It ended up cementing Lizzy’s legacy—over three decades later, Metallica would cover the song in tribute—but in Bell’s mind, it was a mixed blessing. The band was playing to larger crowds, and they were rock heroes back home in Ireland, but Decca execs were already ratcheting up the urgent demands for another hit single.
In the summer of ’73, when the trio went into Decca’s brand new Tollington Park Studios to record Vagabonds of the Western World, they were determined to make a statement. Overall, the album begins to define the full, wide-angled sound that would become Thin Lizzy’s trademark, from Bell’s double-tracked guitars on the title song to the proto-metal riffage of “The Rocker,” the album’s first single and a paint-peeling staple of their live set [see “The Rocker” video below]. And the sci-fi-meets-comic-book-superhero cover art by Jim Fitzpatrick is an integral part of the package; in a near-emulation of the Jimi Hendrix Experience’s Axis: Bold as Love, the three members of Lizzy are portrayed almost as a trinity of star-born deities.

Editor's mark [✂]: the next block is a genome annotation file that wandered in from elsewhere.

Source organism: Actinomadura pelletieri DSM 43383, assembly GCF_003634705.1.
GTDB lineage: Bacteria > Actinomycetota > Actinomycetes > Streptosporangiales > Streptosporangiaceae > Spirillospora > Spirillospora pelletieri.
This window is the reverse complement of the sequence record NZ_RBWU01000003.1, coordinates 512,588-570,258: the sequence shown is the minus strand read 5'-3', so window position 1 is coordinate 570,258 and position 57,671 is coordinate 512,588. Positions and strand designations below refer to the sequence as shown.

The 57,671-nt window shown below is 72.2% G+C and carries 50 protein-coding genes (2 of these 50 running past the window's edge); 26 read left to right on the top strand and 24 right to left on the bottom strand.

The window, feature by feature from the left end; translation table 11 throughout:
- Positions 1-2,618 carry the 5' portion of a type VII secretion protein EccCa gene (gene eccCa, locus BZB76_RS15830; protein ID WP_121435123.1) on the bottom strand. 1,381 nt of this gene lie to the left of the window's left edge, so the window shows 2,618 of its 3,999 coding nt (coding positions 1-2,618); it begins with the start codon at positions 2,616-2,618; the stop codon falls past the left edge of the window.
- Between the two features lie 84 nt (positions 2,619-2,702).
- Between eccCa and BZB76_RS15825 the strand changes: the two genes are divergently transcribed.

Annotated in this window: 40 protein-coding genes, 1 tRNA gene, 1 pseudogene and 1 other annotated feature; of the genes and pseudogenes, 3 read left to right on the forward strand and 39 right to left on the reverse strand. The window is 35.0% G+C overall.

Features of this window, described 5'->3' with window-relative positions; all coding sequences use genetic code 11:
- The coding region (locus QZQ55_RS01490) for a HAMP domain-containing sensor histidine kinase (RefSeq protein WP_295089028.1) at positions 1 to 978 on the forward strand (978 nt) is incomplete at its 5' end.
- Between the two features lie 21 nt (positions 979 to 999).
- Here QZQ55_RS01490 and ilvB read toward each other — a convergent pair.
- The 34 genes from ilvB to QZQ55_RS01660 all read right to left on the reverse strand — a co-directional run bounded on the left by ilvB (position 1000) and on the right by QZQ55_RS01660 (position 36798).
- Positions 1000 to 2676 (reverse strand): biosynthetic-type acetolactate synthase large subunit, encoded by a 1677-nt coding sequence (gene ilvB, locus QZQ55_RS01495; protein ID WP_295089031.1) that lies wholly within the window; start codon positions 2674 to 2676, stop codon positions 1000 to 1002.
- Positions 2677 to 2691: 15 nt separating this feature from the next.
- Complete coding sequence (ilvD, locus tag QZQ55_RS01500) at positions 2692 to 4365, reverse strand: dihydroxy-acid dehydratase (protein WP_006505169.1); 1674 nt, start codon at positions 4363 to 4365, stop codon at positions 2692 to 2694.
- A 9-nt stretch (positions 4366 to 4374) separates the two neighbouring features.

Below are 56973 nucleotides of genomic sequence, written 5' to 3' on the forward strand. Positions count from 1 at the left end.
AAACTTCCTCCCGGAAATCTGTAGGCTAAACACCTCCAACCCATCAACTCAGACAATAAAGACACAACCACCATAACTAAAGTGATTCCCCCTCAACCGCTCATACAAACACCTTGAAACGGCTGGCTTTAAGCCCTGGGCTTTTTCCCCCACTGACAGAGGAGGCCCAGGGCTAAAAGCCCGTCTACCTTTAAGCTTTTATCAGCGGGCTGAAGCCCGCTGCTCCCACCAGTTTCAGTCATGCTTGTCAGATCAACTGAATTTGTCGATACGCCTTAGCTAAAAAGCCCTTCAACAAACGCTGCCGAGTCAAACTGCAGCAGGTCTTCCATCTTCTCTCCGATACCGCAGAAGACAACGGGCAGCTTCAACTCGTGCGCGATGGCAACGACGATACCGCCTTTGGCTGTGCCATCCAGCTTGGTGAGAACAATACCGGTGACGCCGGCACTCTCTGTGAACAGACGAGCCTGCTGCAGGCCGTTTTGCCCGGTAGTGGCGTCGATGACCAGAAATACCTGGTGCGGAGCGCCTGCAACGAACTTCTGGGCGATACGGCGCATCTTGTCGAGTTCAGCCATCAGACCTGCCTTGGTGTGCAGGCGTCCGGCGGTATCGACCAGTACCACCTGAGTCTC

“A lot of hard work went into that album,” Bell asserts, “and the songs are really strong as well. I’m pretty sure we all thought, ‘Right, this is gonna wake them up.’ Our second album, Shades of a Blue Orphanage, was very spontaneous. We felt like we hadn’t really nailed the material for that, so we all made a vow that the next album, we’d have to get it together, you know? And I think that’s the sound you hear on Vagabonds.”
Even so, rock critics at the time didn’t get it. For Bell, it was the beginning of the end. “All of a sudden the music business was starting to change us,” he says. “We had to conform, to become another band that did their hits and said the right thing, wore the right clothes, and did the right poses. I wasn’t really into that way of thinking. I was more of a rebel, and I wanted Thin Lizzy to stay the same. But Philip realized it’s not just about being a musician; it’s about being an entertainer and a frontman. So the boat started rocking, you know?”